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The Northerner

Not your common carvings

Jeremy Jackson and Jeremy Jackson

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Ed Morris/Assitant Photo Editor

His hands are rough, half cut, half healed – all abrasive. But making art, something delicate and ornate, an object of beauty chiseled from his middle-aged and toiled fists would not persist to be referenced as carvings. Call it a sculpture, a fashioned pile of pulp, the personification of wood even — but reserve yourself to deem it common carvings.

‘It certainly isn’t a carving. That is what people who make bears out of a chainsaw and a tree stump do,’ said Stephen Geddes, local artist, sculptor, non-carver.

For the past thirty years Geddes has been turning out his art on the local Cincinnati scene. From Star Wars action figures – prototypes widdled out of wax for the now defunct Kenner toys – to an apoplectic rooster, donned with nothing but his ruffled feathers and a pair of cowboy boots – Geddes has run the gauntlet of art in his daily vocation, as well as his pastime.

But when prompted, the artist being featured at Northern Kentucky University’s Fine Arts Gallery along side works by local artist Robert Fry, is hesitant to categorize his art.

‘I’m hard pressed to pigeonhole what I do,’ Geddes said. ‘There are elements of surrealism. Some may even call it figurative, with a slight overtone of social commentary.’
With a measured motion, exact and deliberate, Geddes runs his 60 grit index finger over his Texas Chainsaw hanging on the gallery wall. He points out that the saw was shaped from golden bass wood, with the state shape adorning the body of the machine, a rusty strip of barbed wire rounding out the blade.

‘It is inspired partly by the movie,’ he said. ‘But it also in reference to the fact that not much has come out of Texas by way of honest politics in the last few years.’

While Geddes employs a fine technique, each piece of wood painstakingly scored with finite chisels, a pair of optivisors across his brow in order to magnify his current obsession-Robert Fry’s art is quite the polar opposite.

‘My sculptures are more constructive, linear and hard edged than his,’ said Fry, Covington resident and self-employed artist since 1983.

A former NKU sculpting major, Fry swaddles large chunks of timber with natural fiber rope, often butting the wood together, at other times fastening it with mortise and tenon joints, but on an immense scale-creating a work that is intrinsically organic, jagged and often obtuse.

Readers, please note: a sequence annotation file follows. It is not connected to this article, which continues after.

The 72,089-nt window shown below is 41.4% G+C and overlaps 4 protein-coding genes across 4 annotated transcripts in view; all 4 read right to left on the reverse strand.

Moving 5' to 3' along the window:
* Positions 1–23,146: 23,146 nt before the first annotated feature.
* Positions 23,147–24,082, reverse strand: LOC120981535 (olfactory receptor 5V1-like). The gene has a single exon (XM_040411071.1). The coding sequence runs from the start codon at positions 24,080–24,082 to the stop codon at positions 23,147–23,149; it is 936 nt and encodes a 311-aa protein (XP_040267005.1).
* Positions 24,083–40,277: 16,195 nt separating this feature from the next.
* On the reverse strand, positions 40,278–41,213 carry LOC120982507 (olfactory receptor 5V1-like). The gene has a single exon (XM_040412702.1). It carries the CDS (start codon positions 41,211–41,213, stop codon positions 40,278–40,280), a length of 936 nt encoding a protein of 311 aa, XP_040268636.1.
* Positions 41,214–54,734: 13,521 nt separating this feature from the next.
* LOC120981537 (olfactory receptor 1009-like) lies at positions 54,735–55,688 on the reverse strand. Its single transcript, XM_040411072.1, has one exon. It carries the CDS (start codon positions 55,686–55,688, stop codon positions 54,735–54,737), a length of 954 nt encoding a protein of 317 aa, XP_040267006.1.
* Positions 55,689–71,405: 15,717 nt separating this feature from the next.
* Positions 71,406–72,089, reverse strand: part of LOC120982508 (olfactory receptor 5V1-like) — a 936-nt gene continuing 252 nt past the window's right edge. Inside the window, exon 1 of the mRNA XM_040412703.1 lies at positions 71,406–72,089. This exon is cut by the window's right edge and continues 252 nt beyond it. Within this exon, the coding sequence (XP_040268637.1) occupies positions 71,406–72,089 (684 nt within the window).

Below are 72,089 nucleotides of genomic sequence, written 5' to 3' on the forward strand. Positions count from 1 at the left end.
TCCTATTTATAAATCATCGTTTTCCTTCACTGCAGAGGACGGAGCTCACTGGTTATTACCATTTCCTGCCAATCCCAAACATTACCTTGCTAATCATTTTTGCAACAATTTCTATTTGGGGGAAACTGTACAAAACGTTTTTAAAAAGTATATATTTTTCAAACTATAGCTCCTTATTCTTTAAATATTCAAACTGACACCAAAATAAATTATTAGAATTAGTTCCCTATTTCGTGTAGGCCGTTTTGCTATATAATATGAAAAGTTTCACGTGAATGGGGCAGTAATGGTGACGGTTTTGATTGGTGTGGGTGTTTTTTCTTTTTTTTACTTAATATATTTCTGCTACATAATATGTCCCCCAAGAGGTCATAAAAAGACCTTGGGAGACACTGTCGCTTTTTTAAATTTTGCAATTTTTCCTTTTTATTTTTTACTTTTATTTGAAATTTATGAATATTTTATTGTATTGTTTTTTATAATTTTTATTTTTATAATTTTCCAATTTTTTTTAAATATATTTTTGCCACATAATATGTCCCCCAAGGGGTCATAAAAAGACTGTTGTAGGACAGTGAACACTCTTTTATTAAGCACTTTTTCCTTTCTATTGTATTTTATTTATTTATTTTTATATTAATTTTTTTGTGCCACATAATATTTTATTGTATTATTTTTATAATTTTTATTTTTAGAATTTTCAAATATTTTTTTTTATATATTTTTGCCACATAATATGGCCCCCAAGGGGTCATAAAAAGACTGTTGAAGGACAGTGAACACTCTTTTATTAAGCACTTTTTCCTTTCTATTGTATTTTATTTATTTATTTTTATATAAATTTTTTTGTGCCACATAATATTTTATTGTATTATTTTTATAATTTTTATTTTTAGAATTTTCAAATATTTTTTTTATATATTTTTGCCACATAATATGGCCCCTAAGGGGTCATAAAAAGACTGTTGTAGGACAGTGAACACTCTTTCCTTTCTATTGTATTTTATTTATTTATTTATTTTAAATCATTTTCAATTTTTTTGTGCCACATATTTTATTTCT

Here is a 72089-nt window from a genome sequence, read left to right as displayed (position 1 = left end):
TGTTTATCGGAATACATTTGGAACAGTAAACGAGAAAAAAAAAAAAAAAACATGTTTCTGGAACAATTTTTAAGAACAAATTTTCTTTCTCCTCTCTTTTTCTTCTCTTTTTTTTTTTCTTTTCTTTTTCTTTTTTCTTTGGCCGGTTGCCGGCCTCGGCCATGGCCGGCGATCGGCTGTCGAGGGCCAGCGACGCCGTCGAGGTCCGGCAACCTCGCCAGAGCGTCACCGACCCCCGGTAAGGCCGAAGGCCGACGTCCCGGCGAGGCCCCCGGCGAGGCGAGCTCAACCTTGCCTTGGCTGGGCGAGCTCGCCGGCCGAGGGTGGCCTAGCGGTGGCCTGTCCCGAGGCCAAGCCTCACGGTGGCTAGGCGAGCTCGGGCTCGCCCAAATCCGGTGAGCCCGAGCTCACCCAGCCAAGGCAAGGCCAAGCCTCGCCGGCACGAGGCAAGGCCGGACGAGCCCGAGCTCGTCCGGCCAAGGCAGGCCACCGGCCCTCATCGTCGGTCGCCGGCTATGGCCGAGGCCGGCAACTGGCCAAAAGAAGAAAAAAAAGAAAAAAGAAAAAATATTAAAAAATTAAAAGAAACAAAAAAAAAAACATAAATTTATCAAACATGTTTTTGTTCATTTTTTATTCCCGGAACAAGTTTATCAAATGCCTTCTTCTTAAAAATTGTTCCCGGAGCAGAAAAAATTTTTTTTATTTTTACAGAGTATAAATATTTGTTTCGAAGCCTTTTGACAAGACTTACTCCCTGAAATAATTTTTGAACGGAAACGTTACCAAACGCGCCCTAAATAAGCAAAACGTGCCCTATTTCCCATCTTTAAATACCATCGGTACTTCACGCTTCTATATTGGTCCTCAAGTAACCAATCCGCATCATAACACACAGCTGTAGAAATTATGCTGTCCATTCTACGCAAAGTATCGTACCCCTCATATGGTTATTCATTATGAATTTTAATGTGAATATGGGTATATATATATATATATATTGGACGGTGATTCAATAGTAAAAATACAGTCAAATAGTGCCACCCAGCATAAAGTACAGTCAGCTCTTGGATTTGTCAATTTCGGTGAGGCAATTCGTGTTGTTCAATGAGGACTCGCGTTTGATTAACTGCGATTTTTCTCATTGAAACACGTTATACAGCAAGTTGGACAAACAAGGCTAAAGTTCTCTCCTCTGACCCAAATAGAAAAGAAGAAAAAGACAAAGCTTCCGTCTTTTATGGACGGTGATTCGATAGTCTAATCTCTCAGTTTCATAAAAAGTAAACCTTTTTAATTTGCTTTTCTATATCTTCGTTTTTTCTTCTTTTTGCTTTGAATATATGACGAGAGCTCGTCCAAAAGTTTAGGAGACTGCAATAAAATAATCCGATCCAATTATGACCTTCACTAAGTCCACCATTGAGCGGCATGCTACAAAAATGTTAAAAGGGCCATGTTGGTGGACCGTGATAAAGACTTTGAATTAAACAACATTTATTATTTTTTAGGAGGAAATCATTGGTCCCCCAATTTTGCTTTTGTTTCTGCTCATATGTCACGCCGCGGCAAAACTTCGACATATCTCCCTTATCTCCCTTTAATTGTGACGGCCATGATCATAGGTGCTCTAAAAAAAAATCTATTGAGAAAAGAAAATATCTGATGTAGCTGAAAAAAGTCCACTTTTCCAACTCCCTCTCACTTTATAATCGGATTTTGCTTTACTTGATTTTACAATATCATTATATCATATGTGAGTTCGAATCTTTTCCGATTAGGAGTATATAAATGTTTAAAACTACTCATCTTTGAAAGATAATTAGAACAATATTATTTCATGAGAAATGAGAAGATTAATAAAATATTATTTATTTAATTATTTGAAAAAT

Compare Britain’s Big Ben to a diminutive Seiko wristwatch and the juxtaposition that is inherent to these artists’s exhibit becomes clear.

‘The main reason the gallery committee chose these two artists was to compare and contrast the way wood can be used to create art,’ said David Knight, director of exhibitions at NKU. ‘One is much more traditional and the other in a much more organic and abstract.’

One of Fry’s newest works, To Fly Pull Red Handle, hangs from the gallery rafters like a dangling ship’s sail: the 8 foot timber frame fixed as a floating Isosceles triangle – a parcel of burlap strung adjacent to the center point. A single red handle is positioned atop the mass.

‘For me, it is all about taking a material that is found, maybe a tree that is diseased or destroyed by a storm,’ Fry said. ‘Maybe even something that was someone else’s junk, and transforming it into something totally different.’

Some twenty pieces in all are on display in the main gallery, Geddes and his small-scale works and Fry with his colossal timbers. Although highly different, both artists are joined by a common medium- working with wood.

But unlike Fry and his digging around trash heaps for remnants to resurrect as art,’ Geddes says that it is not above him to junk a piece of art that just isn’t turning out the way he envisioned.

‘Fortunately I have a fireplace where the pieces that frustrate me end up.’

But the pieces that work out, such as Carnegie Dream, sidestep the fireplace and go straight to the exhibits. Although 100 percent wood, Geddes hands were able to style the material in such a way to make the wood masquerade as a large steel girdle, as if it were a nude skyscraper building – devoid of any brick fa’ccedil;ade. Scores of empty work boots sit at its base, and Andrew Carnegie (philanthropist, 20 century steel tycoon) is perched atop the steel girdle, sound asleep, as books swirl about him.

‘Carnegie Dream is my favorite. As most people know, he contributed a great deal towards books and libraries,’ Geddes said. ‘But this work also speaks in service of how he developed his wealth through unacceptable and ruthless means.’

But when the exhibits are done, the spectators have gone home, and the works of art that fetch upwards of $25 thousand are still in their original spot, Geddes knows his home will soon transform back into an art collection.

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Not your common carvings